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The effects of networks on cooperative actions in human groups in repeated prisoner’s dilemma games: which is better to promote cooperation between networks and communication?
Last registered on April 01, 2021

Pre-Trial

Trial Information
General Information
Title
The effects of networks on cooperative actions in human groups in repeated prisoner’s dilemma games: which is better to promote cooperation between networks and communication?
RCT ID
AEARCTR-0007441
Initial registration date
March 31, 2021
Last updated
April 01, 2021 6:17 AM EDT
Location(s)

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Primary Investigator
Affiliation
Iowa State University
Other Primary Investigator(s)
PI Affiliation
Iowa State University
Additional Trial Information
Status
In development
Start date
2021-08-23
End date
2022-08-22
Secondary IDs
Abstract
We are connected with others in the world. By using connections with others, we can strengthen cooperation and our community resilience. Without connections, it is not easy to cooperate with others. In this study, we focus on measuring the effect of networks on cooperative actions in human groups in the repeated prisoner's dilemma. In particular, we compare the cooperation performances of communication and networks in the repeated games. Also, we analyze the relationship between network robustness and cooperative actions in human groups in the repeated prisoner's dilemma. We design online experiments on Amazon Mechanical Turk.
External Link(s)
Registration Citation
Citation
Hoffman, Elizabeth and Kyubin Yim. 2021. "The effects of networks on cooperative actions in human groups in repeated prisoner’s dilemma games: which is better to promote cooperation between networks and communication?." AEA RCT Registry. April 01. https://doi.org/10.1257/rct.7441-1.0.
Experimental Details
Interventions
Intervention(s)
Intervention Start Date
2021-08-31
Intervention End Date
2021-12-31
Primary Outcomes
Primary Outcomes (end points)
Cooperative actions in human groups; Networks of players in the game
Primary Outcomes (explanation)
Secondary Outcomes
Secondary Outcomes (end points)
Secondary Outcomes (explanation)
Experimental Design
Experimental Design
We will do three experiments: the simple repeated prisoner's dilemma, the repeated prisoner's dilemma on a network, and the repeated prisoner's dilemma with cheap talk. Each experiment consists of 20 rounds with forty human subjects. All games are simultaneous games.

In the simple repeated prisoner's dilemma, two players are randomly matched, and they play the prisoner's dilemma game in each round. In the simple repeated prisoner's dilemma, all players do not know all information about others except on payoff structure.

In the repeated prisoner's dilemma on a network, the simple repeated prisoner's dilemma game is repeated from the first to the fifth round. From the sixth round, all players send proposals to others with whom they want to play the game before playing the game in each round. If the proposal is accepted, the proposer and the acceptor will play the game. All players use other players' reputation scores and the history of players' strategies during the past five rounds. The reputation score is calculated by the average times of a player's cooperative actions during the past rounds. In addition, they see the network in the previous round. Using the network information, they can see who was connected with more players and fewer players in the previous round.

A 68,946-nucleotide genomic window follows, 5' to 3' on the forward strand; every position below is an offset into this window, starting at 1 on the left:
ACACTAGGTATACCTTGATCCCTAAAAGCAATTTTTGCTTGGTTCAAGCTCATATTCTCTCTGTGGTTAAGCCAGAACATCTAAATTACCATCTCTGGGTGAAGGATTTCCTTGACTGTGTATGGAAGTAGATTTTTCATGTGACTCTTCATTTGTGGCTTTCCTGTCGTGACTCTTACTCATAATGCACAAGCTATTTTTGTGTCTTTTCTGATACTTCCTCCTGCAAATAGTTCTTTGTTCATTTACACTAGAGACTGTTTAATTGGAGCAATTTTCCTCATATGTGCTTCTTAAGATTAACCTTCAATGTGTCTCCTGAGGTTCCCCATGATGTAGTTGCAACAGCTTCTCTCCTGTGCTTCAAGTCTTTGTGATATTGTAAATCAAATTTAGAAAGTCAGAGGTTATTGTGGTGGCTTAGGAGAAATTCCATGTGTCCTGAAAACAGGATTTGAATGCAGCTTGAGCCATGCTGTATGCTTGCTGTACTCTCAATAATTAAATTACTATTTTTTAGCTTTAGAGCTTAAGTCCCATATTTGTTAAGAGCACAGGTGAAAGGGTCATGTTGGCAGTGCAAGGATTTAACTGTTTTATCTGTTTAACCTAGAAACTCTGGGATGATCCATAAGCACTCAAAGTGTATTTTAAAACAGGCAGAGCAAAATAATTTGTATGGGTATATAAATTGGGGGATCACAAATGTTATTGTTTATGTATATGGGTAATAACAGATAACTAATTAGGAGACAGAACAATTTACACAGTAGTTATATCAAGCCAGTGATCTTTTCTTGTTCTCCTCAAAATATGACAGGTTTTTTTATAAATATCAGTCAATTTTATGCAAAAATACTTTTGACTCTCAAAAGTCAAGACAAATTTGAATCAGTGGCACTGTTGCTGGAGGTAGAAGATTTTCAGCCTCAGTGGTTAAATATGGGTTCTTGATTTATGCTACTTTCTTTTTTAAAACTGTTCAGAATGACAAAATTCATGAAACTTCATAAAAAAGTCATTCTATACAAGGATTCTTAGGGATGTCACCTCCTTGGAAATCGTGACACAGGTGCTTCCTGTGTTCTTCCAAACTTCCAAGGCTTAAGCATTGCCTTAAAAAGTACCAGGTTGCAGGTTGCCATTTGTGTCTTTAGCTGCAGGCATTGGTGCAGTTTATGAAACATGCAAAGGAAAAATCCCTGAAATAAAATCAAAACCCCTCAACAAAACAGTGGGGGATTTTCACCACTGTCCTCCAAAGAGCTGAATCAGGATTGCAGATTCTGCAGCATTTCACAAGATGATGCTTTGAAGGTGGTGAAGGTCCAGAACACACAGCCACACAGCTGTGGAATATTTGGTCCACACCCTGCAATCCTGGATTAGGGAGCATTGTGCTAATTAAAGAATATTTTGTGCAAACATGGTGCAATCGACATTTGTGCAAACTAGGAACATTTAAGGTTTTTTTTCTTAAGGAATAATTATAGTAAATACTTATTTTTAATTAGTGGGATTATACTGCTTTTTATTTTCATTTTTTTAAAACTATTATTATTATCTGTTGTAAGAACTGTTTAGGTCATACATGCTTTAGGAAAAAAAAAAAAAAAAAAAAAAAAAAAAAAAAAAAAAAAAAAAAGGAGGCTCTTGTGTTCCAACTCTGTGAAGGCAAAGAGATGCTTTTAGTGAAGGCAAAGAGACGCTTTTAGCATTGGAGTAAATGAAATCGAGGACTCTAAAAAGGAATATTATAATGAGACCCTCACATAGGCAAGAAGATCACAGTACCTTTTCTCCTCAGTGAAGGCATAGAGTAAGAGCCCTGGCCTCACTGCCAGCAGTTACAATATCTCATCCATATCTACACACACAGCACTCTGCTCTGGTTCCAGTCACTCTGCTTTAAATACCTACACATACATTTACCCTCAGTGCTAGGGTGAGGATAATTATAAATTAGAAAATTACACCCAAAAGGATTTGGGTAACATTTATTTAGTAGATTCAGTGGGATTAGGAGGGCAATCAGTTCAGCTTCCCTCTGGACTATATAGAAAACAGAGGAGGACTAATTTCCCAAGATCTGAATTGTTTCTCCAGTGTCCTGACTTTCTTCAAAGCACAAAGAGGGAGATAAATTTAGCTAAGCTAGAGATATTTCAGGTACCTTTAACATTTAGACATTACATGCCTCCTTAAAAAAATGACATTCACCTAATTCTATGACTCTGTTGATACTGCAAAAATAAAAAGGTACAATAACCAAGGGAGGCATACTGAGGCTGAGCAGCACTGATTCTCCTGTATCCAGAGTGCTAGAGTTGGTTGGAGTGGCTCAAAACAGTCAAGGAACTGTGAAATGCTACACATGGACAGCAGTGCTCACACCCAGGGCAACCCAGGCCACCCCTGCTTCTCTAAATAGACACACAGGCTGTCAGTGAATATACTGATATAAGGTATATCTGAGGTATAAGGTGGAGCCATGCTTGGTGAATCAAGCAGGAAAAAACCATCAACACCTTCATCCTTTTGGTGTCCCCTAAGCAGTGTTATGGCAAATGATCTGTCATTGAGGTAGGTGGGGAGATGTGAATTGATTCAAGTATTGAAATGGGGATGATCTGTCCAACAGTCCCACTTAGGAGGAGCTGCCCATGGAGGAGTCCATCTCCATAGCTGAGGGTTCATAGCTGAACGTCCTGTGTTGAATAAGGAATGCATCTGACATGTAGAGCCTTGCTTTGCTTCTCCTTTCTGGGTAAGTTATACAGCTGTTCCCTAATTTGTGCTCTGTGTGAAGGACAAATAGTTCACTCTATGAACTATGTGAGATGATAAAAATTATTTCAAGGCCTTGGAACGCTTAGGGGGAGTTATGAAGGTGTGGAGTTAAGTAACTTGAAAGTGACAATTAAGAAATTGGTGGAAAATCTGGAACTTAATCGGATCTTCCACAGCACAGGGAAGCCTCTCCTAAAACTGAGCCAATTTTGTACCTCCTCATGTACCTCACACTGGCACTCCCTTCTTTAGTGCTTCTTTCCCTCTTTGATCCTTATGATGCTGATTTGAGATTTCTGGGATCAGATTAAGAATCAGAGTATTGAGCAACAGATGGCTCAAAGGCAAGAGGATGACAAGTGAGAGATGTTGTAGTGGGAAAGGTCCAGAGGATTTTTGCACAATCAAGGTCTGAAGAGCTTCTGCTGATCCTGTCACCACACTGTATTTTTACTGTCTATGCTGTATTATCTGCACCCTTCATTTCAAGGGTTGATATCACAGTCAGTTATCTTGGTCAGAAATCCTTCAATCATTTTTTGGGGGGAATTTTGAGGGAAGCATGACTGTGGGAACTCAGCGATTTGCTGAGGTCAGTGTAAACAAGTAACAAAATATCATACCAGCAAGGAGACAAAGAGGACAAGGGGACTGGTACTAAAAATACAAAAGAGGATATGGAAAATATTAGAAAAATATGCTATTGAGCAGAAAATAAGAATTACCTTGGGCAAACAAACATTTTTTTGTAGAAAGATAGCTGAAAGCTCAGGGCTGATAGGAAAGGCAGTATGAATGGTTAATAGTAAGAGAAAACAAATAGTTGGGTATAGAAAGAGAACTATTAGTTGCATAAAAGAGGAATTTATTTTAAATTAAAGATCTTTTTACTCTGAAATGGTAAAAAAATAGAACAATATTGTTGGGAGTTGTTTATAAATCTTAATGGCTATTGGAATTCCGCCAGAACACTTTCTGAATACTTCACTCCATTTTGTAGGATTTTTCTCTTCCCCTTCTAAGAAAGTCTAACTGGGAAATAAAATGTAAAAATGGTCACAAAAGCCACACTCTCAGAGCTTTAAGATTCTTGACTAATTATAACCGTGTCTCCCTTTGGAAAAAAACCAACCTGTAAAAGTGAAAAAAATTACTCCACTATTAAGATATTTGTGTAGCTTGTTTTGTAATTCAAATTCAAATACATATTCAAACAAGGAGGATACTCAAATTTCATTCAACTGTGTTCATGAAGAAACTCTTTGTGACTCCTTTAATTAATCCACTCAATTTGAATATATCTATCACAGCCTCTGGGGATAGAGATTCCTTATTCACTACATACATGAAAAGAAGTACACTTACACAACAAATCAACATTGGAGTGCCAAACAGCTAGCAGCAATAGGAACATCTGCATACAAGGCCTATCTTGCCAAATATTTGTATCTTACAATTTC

In the repeated prisoner's dilemma with cheap talk, the simple repeated prisoner's dilemma game is repeated from the first to the fifth round. From the sixth round, players do cheap talk with free-form messaging with a partner randomly selected in each round. However, all players do not know all information about others except on the payoff structure.
Experimental Design Details
Not available
Randomization Method
Computer
Randomization Unit
The repeated prisoner's dilemma game with cheap talk: Level of Individual
The repeated prisoner's dilemma game on a network: Level of individuals and groups formed in the experiment
Was the treatment clustered?
No
Experiment Characteristics
Sample size: planned number of clusters
600 human subjects on Amazon Mechanical Turk
Sample size: planned number of observations
600 human subjects on Amazon Mechanical Turk
Sample size (or number of clusters) by treatment arms
200 human subjects control (the simple repeated prisoner's dilemma), 200 human subjects treatment (the repeated prisoner's dilemma on a network), 200 human subjects treatment (the repeated prisoner's dilemma with cheap talk)
Minimum detectable effect size for main outcomes (accounting for sample design and clustering)
IRB
INSTITUTIONAL REVIEW BOARDS (IRBs)
IRB Name
Institutional Review Board, Office of Research Ethics, Vice President for Research, Iowa State University
IRB Approval Date
2020-09-17
IRB Approval Number
20-339